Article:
19 relations: Apparent magnitude, Aquarius (constellation), Bayer designation, Binary star, Bright Star Catalogue, Carnegie Institution for Science, Celestial equator, Constellation, Durchmusterung, F-type main-sequence star, Flamsteed designation, Henry Draper Catalogue, Hipparcos, Minute and second of arc, Monthly Notices of the Royal Astronomical Society, Orbital eccentricity, Orbital period, Parallax, Smithsonian Astrophysical Observatory Star Catalog.
The apparent magnitude of a celestial object is a number that is a measure of its brightness as seen by an observer on Earth.
Aquarius is a constellation of the zodiac, situated between Capricornus and Pisces.
A Bayer designation is a stellar designation in which a specific star is identified by a Greek letter, followed by the genitive form of its parent constellation's Latin name.
A binary star is a star system consisting of two stars orbiting around their common barycenter.
The Bright Star Catalogue, also known as the Yale Catalogue of Bright Stars or Yale Bright Star Catalogue, is a star catalogue that lists all stars of stellar magnitude 6.5 or brighter, which is roughly every star visible to the naked eye from Earth.
The Carnegie Institution of Washington (the organization's legal name), known also for public purposes as the Carnegie Institution for Science (CIS), is an organization in the United States established to fund and perform scientific research.
The celestial equator is the great circle of the imaginary celestial sphere on the same plane as the equator of Earth.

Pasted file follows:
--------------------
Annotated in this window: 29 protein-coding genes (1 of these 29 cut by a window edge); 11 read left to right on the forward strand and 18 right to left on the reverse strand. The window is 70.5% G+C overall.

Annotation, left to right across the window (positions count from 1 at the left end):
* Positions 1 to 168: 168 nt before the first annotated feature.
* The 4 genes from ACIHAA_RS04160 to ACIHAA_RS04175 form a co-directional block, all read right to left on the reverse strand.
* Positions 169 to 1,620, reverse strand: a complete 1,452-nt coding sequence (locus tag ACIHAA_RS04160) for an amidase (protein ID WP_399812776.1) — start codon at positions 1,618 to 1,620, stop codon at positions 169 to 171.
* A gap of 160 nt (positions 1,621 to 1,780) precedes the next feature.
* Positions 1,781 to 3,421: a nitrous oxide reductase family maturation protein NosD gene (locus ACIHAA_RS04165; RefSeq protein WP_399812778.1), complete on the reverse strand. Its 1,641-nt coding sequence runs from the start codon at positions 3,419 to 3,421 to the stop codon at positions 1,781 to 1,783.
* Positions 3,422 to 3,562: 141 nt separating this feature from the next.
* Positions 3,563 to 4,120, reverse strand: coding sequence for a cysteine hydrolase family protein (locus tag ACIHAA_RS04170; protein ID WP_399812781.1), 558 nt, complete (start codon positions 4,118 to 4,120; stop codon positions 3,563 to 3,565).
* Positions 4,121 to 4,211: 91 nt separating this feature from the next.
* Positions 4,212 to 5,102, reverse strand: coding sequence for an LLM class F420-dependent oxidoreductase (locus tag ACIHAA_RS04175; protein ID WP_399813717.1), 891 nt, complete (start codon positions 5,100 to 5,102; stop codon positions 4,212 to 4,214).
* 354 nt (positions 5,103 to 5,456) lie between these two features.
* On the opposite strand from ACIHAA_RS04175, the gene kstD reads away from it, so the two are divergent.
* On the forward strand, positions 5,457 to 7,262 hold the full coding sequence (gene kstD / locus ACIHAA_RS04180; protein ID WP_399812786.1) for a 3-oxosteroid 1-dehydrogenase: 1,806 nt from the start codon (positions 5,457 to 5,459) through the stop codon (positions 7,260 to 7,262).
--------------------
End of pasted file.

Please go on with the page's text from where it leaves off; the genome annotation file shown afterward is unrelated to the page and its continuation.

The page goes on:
A constellation is a group of stars that are considered to form imaginary outlines or meaningful patterns on the celestial sphere, typically representing animals, mythological people or gods, mythological creatures, or manufactured devices.
In astronomy, Durchmusterung or Bonner Durchmusterung (BD), is the comprehensive astrometric star catalogue of the whole sky, compiled by the Bonn Observatory (Germany) from 1859 to 1903.
An F-type main-sequence star (F V) is a main-sequence, hydrogen-fusing star of spectral type F and luminosity class V. These stars have from 1.0 to 1.4 times the mass of the Sun and surface temperatures between 6,000 and 7,600 K.Tables VII and VIII.
A Flamsteed designation is a combination of a number and constellation name that uniquely identifies most naked eye stars in the modern constellations visible from southern England.
The Henry Draper Catalogue (HD) is an astronomical star catalogue published between 1918 and 1924, giving spectroscopic classifications for 225,300 stars; it was later expanded by the Henry Draper Extension (HDE), published between 1925 and 1936, which gave classifications for 46,850 more stars, and by the Henry Draper Extension Charts (HDEC), published from 1937 to 1949 in the form of charts, which gave classifications for 86,933 more stars.
Hipparcos was a scientific satellite of the European Space Agency (ESA), launched in 1989 and operated until 1993.
A minute of arc, arcminute (arcmin), arc minute, or minute arc is a unit of angular measurement equal to of one degree.
Monthly Notices of the Royal Astronomical Society (MNRAS) is a peer-reviewed scientific journal covering research in astronomy and astrophysics.
The orbital eccentricity of an astronomical object is a parameter that determines the amount by which its orbit around another body deviates from a perfect circle.
The orbital period is the time a given astronomical object takes to complete one orbit around another object, and applies in astronomy usually to planets or asteroids orbiting the Sun, moons orbiting planets, exoplanets orbiting other stars, or binary stars.
Parallax is a displacement or difference in the apparent position of an object viewed along two different lines of sight, and is measured by the angle or semi-angle of inclination between those two lines.
The Smithsonian Astrophysical Observatory Star Catalog is an astrometric star catalogue.